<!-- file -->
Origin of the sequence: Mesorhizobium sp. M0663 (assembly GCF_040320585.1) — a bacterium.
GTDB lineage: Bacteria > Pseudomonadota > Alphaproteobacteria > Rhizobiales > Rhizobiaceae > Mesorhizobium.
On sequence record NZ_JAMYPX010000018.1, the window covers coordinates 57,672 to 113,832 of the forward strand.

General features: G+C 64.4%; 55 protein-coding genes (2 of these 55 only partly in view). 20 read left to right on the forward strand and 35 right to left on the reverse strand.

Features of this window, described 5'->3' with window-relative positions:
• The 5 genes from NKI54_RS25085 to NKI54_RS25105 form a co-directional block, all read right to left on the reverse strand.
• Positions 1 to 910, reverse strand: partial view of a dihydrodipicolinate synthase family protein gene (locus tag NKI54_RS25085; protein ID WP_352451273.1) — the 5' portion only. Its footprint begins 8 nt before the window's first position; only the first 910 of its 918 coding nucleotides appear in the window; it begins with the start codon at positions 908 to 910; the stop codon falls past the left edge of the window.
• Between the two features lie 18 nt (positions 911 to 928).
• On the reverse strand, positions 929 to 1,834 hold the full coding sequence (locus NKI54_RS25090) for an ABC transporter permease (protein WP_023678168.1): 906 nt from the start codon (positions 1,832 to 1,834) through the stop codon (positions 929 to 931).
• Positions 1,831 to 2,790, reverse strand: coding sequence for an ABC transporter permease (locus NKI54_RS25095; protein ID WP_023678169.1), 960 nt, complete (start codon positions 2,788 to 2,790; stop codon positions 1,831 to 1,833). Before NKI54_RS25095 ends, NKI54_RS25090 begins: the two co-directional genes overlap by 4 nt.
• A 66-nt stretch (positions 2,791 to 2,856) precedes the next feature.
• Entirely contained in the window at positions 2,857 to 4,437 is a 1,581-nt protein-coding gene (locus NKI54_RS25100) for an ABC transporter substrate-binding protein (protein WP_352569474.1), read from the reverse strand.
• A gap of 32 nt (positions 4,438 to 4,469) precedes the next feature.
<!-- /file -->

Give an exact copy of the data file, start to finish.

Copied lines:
Origin of the sequence: Mesorhizobium sp. M0663 (assembly GCF_040320585.1) — a bacterium.
GTDB lineage: Bacteria > Pseudomonadota > Alphaproteobacteria > Rhizobiales > Rhizobiaceae > Mesorhizobium.
On sequence record NZ_JAMYPX010000018.1, the window covers coordinates 57,672 to 113,832 of the forward strand.

General features: G+C 64.4%; 55 protein-coding genes (2 of these 55 only partly in view). 20 read left to right on the forward strand and 35 right to left on the reverse strand.

Features of this window, described 5'->3' with window-relative positions:
• The 5 genes from NKI54_RS25085 to NKI54_RS25105 form a co-directional block, all read right to left on the reverse strand.
• Positions 1 to 910, reverse strand: partial view of a dihydrodipicolinate synthase family protein gene (locus tag NKI54_RS25085; protein ID WP_352451273.1) — the 5' portion only. Its footprint begins 8 nt before the window's first position; only the first 910 of its 918 coding nucleotides appear in the window; it begins with the start codon at positions 908 to 910; the stop codon falls past the left edge of the window.
• Between the two features lie 18 nt (positions 911 to 928).
• On the reverse strand, positions 929 to 1,834 hold the full coding sequence (locus NKI54_RS25090) for an ABC transporter permease (protein WP_023678168.1): 906 nt from the start codon (positions 1,832 to 1,834) through the stop codon (positions 929 to 931).
• Positions 1,831 to 2,790, reverse strand: coding sequence for an ABC transporter permease (locus NKI54_RS25095; protein ID WP_023678169.1), 960 nt, complete (start codon positions 2,788 to 2,790; stop codon positions 1,831 to 1,833). Before NKI54_RS25095 ends, NKI54_RS25090 begins: the two co-directional genes overlap by 4 nt.
• A 66-nt stretch (positions 2,791 to 2,856) precedes the next feature.
• Entirely contained in the window at positions 2,857 to 4,437 is a 1,581-nt protein-coding gene (locus NKI54_RS25100) for an ABC transporter substrate-binding protein (protein WP_352569474.1), read from the reverse strand.
• A gap of 32 nt (positions 4,438 to 4,469) precedes the next feature.